When fifth grade bilingual teacher Raquel Mendoza walked into her classroom after Election Day, her students told her something that shook her to the core.
"I had all my kids just asking me all these questions like: What am I going to do? What's going to happen? I don't really have to try very hard anymore because I'm going to be sent back to Mexico. Just all these things, I was shocked," Mendoza said.
That's one of the reasons A.I.S.D. held a community meeting at Crocket High School. To help deescalate any growing tensions for students and their families.
"It's to reinforce that we are a district of no place for hate. It's to reinforce that we strongly believe in social and emotional learning. And we know there are times when students and families need to process emotions and this is that opportunity to reinforce what we believe that we are one, unified community," Dr. Paul Cruz, AISD Superintendent, said.
More than 70 parents, teachers, and students met in small groups for almost two hours. While the session helped answer tough questions for teachers like Mendoza.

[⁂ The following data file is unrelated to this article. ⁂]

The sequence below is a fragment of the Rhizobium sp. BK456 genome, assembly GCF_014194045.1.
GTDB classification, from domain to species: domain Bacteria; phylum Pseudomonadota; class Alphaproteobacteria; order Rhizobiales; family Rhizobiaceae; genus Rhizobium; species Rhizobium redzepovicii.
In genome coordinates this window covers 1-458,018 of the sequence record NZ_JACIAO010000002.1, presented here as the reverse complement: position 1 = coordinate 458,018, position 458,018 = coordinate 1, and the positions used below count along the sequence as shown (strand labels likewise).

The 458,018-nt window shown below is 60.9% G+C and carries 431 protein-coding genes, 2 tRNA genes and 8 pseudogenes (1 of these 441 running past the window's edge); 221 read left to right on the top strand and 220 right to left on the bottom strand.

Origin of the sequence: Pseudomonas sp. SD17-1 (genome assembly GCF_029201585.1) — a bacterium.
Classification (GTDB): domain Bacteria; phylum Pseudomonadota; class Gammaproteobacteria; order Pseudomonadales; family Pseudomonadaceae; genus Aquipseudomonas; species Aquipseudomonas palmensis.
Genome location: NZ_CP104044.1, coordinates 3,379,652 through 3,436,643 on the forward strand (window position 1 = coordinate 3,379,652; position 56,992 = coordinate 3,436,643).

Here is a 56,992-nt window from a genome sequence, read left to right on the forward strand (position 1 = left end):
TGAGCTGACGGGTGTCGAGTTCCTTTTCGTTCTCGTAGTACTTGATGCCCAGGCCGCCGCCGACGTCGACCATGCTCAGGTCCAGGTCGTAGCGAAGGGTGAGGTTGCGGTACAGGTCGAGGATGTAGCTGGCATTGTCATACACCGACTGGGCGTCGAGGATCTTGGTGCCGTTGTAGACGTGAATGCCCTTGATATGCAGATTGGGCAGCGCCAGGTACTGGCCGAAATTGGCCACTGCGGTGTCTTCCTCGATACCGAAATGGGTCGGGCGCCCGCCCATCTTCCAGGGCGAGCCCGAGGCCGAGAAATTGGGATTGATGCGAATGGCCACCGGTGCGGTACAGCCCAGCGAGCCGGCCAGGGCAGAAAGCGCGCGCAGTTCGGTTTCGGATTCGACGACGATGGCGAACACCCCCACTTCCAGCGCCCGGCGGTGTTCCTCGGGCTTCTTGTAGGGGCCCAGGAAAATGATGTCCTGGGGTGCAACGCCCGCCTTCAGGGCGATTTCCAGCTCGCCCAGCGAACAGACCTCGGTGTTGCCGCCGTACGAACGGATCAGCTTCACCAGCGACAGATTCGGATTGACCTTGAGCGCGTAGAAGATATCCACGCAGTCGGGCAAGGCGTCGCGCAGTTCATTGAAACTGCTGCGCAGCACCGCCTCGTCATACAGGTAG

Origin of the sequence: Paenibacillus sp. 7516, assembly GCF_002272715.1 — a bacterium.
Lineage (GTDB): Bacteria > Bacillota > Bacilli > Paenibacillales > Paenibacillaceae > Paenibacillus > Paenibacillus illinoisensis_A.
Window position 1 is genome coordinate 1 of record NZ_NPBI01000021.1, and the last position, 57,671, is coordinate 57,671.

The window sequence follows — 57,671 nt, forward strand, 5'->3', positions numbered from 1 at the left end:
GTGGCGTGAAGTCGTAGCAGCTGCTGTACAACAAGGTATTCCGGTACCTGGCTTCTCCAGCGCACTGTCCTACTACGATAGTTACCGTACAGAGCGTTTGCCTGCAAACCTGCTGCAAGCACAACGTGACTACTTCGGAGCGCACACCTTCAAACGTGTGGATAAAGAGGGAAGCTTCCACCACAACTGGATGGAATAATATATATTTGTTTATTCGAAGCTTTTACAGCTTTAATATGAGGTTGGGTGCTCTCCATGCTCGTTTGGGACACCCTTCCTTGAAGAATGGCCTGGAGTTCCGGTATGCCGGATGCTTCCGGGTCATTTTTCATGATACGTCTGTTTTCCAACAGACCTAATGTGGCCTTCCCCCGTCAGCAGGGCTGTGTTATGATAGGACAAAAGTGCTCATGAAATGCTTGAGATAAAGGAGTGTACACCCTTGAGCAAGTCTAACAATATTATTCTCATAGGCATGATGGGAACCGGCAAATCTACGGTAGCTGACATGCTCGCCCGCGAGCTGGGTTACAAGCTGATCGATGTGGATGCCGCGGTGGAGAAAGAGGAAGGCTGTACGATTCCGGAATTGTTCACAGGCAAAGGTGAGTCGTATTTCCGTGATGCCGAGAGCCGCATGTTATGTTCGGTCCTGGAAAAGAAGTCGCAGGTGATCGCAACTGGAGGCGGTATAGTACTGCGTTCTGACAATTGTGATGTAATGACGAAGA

"It was perfect because I don't know exactly what to say to my kids or how to approach it. So I think that this is good because it gives us a piece of mind of how to handle it, how to approach it, and what we're going to do."
For others, it only marked the beginning of a much deeper discussion.
"I know what happens is that we get in the moment and we stop being upset and hurt until something actually happens again and we become reactionary." Richard Franklin III, president of Youth Unlimited, said, "This has to be a proactive movement. Until people feel the pain then they don't think it's real. But pain is a motivator, pain causes people to move in a positive fashion, and to change the circumstances."
Original Letter sent by Paul Saldana, AISD District 6, Vice President
Everyday, I think about all 83,000 AISD student because they INSPIRE me. Within our own District we have a multi-cultural diverse community of students and families with nearly 100 languages spoken in our schools. Like you, I am #AISDProud. I value and respect our student's individuality, qualities, religion, gender, race/ethnicity, LGBT, special needs, language, beliefs, passion, humor, talent, intelligence, creativity, athleticism, imperfections, heart and voices. Simply put, our students matter to me.
Because I know this week has been particularly challenging and uneasy. Sometimes, national discussions, issues, politics and elections can have a significant impact on our daily lives, in our neighborhoods, communities and even schools. I also know that each of us cares deeply about our children and schools I'm hoping we can come together for a community conversation about how WE can SUPPORT an INCLUSIVE SCHOOL COMMUNITY.